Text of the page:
World Energy Council Sees Decreasing Energy Security in Germany

Risks to energy security in Germany are increasing significantly, warns a study commissioned by the German Section of the World Energy Council.

The study was prepared by Energy Environment Forecast and Analysis Institute (EEFA), an independent research institute which is primarily concerned with issues of energy and environment. EEFA is also commissioned to draw the energy balance of Germany, coordinates the compilation of the national statistics of energy for the International Energy Agency (IEA) in Paris and provides current data of the national greenhouse gas inventories.

For the first time, the study not only researched the dependency on energy imports, but also the susceptibility of the energy infrastructure to disruption and the risks for the end consumer. It found that the supply risk more than doubled from 1995 to 2008, leading to a low rank for Germany in an international comparison.

The study examined the impact of different energy concepts on energy security with a wide range of methodological approaches. Under the current political framework, a further increase to the risk of energy security of almost 50% is to be expected, EEFA concluded.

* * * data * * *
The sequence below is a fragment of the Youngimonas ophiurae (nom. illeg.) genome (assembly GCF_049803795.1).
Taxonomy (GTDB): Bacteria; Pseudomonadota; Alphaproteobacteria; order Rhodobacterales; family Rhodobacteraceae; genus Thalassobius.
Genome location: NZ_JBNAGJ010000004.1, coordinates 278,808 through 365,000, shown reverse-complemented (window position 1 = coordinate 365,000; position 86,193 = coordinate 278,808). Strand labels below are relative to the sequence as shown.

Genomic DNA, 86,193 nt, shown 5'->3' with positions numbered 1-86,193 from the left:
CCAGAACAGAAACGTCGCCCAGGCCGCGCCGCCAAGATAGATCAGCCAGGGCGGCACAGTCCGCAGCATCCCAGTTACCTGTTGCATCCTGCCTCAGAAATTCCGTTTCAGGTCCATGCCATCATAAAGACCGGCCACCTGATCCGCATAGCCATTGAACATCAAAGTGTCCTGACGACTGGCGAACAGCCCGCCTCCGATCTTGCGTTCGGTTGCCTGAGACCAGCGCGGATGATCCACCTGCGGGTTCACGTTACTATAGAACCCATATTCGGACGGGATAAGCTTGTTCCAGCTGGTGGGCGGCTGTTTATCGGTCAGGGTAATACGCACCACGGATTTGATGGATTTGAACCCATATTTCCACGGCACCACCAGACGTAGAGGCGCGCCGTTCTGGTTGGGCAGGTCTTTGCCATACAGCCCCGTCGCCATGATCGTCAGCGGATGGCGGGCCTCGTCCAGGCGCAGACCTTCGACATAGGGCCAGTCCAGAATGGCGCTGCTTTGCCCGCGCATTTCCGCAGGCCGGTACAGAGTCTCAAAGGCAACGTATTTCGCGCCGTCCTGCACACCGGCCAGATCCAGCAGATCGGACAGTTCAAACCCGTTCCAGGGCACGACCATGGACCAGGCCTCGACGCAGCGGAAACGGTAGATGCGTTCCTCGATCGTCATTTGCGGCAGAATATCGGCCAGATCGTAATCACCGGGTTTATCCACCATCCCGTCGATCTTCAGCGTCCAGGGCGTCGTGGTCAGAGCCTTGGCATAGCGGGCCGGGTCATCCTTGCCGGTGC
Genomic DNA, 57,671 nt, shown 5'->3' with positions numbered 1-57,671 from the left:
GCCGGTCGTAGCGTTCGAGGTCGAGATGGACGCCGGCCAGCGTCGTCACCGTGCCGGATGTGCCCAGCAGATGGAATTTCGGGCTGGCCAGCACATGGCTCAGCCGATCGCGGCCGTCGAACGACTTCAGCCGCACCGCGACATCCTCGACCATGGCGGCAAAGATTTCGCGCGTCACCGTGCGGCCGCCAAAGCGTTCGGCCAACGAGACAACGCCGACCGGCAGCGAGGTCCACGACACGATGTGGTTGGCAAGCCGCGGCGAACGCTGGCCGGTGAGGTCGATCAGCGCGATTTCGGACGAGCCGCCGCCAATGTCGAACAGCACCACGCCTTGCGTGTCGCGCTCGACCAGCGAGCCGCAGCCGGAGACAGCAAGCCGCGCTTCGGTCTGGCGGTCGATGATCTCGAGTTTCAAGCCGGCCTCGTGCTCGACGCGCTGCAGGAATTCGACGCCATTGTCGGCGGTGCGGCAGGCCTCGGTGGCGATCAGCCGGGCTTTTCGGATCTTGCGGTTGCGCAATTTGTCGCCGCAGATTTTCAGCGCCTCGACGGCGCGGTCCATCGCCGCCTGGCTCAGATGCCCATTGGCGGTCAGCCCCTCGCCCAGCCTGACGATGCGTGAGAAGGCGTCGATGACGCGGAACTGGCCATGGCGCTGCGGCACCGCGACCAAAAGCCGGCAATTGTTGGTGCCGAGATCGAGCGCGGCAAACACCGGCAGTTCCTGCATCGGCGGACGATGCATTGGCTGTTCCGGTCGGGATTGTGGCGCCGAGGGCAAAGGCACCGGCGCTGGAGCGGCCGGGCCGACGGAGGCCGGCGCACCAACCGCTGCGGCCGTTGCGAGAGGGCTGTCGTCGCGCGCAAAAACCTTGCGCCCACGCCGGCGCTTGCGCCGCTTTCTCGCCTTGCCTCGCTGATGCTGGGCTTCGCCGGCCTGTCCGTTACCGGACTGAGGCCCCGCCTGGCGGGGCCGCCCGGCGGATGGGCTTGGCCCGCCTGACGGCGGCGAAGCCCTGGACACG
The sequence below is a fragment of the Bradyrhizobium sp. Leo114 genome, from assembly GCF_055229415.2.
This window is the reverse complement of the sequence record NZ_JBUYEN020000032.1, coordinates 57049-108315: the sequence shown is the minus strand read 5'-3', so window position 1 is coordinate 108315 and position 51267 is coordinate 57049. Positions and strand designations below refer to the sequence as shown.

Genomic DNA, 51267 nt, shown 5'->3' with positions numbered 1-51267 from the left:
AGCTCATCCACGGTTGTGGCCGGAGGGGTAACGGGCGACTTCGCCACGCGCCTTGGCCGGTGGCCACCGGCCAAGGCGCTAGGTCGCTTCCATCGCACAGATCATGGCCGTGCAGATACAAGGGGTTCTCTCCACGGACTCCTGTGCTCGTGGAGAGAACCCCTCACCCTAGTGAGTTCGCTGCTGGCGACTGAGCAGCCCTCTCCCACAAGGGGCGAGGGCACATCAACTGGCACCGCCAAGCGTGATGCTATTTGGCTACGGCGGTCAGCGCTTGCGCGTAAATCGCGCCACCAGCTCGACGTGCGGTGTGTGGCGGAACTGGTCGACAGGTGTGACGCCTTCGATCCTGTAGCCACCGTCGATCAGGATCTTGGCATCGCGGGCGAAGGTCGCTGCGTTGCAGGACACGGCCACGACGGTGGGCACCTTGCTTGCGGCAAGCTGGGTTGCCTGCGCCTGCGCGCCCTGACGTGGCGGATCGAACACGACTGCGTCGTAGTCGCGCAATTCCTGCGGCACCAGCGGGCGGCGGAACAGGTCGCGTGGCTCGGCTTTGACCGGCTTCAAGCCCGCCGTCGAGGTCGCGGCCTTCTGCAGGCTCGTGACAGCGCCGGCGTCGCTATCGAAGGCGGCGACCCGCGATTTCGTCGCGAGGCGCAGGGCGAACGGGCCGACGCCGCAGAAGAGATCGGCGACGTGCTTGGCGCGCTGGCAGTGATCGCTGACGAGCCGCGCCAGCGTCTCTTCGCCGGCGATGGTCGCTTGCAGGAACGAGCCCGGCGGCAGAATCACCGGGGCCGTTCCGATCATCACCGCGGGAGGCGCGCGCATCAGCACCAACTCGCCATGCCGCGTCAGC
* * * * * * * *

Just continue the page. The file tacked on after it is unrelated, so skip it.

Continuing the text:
To counteract the risks to the energy supply, EEFA proposes

  • An extension of the operating time of German nuclear power plants to 60 years as the best way to ensure energy security. Compared with the reference scenario, the increase in risks to the energy security could be more than halved, EEFA believes.
  • Investments in maintenance and the expansion of the energy infrastructure, which are of vital importance to avoid risks, according to EEFA.
  • The intelligent use of local coal and the expansion of renewable energy sources, as they make important contributions to the reduction of the supply risk.

“The extension of the operating time of nuclear power plants is not only necessary for economical and climate protection reasons, but also because it would contribute to energy security in Germany”, says Hans Peter Villis, member of the board of World Energy Council Germany and CEO of EnBW AG, one of the four major utilities in Germany that operate nuclear power plants. He called for an energy policy that balances the growing challenges for a safe energy supply better with the goals of a competitive energy industry and climate protection, the aims that thus far have dominated the energy discussion. Mr. Villis concluded that only a balanced energy mix will help to become less susceptible to an energy crisis.

Source: World Energy Council/Weltenergierat – Deutschland